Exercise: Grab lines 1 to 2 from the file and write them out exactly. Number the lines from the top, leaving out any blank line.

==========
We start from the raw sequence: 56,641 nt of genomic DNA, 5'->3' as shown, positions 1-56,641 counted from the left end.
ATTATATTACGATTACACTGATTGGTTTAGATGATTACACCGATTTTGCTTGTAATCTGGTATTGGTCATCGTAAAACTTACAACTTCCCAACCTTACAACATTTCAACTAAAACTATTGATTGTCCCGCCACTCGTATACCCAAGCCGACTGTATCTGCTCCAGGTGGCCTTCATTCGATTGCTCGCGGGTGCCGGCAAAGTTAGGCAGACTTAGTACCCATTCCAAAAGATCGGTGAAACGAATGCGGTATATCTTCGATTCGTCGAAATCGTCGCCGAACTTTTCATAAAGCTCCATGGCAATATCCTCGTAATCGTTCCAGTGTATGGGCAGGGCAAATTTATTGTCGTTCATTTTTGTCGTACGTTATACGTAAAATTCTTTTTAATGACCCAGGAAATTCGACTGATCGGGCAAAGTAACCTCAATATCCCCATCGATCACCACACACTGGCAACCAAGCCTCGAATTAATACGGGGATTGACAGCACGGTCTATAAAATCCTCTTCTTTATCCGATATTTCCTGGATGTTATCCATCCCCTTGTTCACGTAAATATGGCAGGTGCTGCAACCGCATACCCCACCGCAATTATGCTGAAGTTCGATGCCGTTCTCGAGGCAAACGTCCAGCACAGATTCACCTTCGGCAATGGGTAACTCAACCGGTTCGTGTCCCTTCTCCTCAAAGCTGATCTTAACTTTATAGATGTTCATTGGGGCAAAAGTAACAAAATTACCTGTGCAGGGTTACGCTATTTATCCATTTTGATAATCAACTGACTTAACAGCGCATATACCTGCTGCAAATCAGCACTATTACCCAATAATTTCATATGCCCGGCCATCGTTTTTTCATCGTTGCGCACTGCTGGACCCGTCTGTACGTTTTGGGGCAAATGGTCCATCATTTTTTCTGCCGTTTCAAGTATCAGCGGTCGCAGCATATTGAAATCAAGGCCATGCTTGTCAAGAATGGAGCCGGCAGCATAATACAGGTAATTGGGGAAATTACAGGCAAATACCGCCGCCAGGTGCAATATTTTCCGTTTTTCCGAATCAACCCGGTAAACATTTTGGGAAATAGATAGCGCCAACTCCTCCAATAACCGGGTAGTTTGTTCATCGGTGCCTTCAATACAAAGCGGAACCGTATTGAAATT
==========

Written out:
We start from the raw sequence: 56,641 nt of genomic DNA, 5'->3' as shown, positions 1-56,641 counted from the left end.
ATTATATTACGATTACACTGATTGGTTTAGATGATTACACCGATTTTGCTTGTAATCTGGTATTGGTCATCGTAAAACTTACAACTTCCCAACCTTACAACATTTCAACTAAAACTATTGATTGTCCCGCCACTCGTATACCCAAGCCGACTGTATCTGCTCCAGGTGGCCTTCATTCGATTGCTCGCGGGTGCCGGCAAAGTTAGGCAGACTTAGTACCCATTCCAAAAGATCGGTGAAACGAATGCGGTATATCTTCGATTCGTCGAAATCGTCGCCGAACTTTTCATAAAGCTCCATGGCAATATCCTCGTAATCGTTCCAGTGTATGGGCAGGGCAAATTTATTGTCGTTCATTTTTGTCGTACGTTATACGTAAAATTCTTTTTAATGACCCAGGAAATTCGACTGATCGGGCAAAGTAACCTCAATATCCCCATCGATCACCACACACTGGCAACCAAGCCTCGAATTAATACGGGGATTGACAGCACGGTCTATAAAATCCTCTTCTTTATCCGATATTTCCTGGATGTTATCCATCCCCTTGTTCACGTAAATATGGCAGGTGCTGCAACCGCATACCCCACCGCAATTATGCTGAAGTTCGATGCCGTTCTCGAGGCAAACGTCCAGCACAGATTCACCTTCGGCAATGGGTAACTCAACCGGTTCGTGTCCCTTCTCCTCAAAGCTGATCTTAACTTTATAGATGTTCATTGGGGCAAAAGTAACAAAATTACCTGTGCAGGGTTACGCTATTTATCCATTTTGATAATCAACTGACTTAACAGCGCATATACCTGCTGCAAATCAGCACTATTACCCAATAATTTCATATGCCCGGCCATCGTTTTTTCATCGTTGCGCACTGCTGGACCCGTCTGTACGTTTTGGGGCAAATGGTCCATCATTTTTTCTGCCGTTTCAAGTATCAGCGGTCGCAGCATATTGAAATCAAGGCCATGCTTGTCAAGAATGGAGCCGGCAGCATAATACAGGTAATTGGGGAAATTACAGGCAAATACCGCCGCCAGGTGCAATATTTTCCGTTTTTCCGAATCAACCCGGTAAACATTTTGGGAAATAGATAGCGCCAACTCCTCCAATAACCGGGTAGTTTGTTCATCGGTGCCTTCAATACAAAGCGGAACCGTATTGAAATT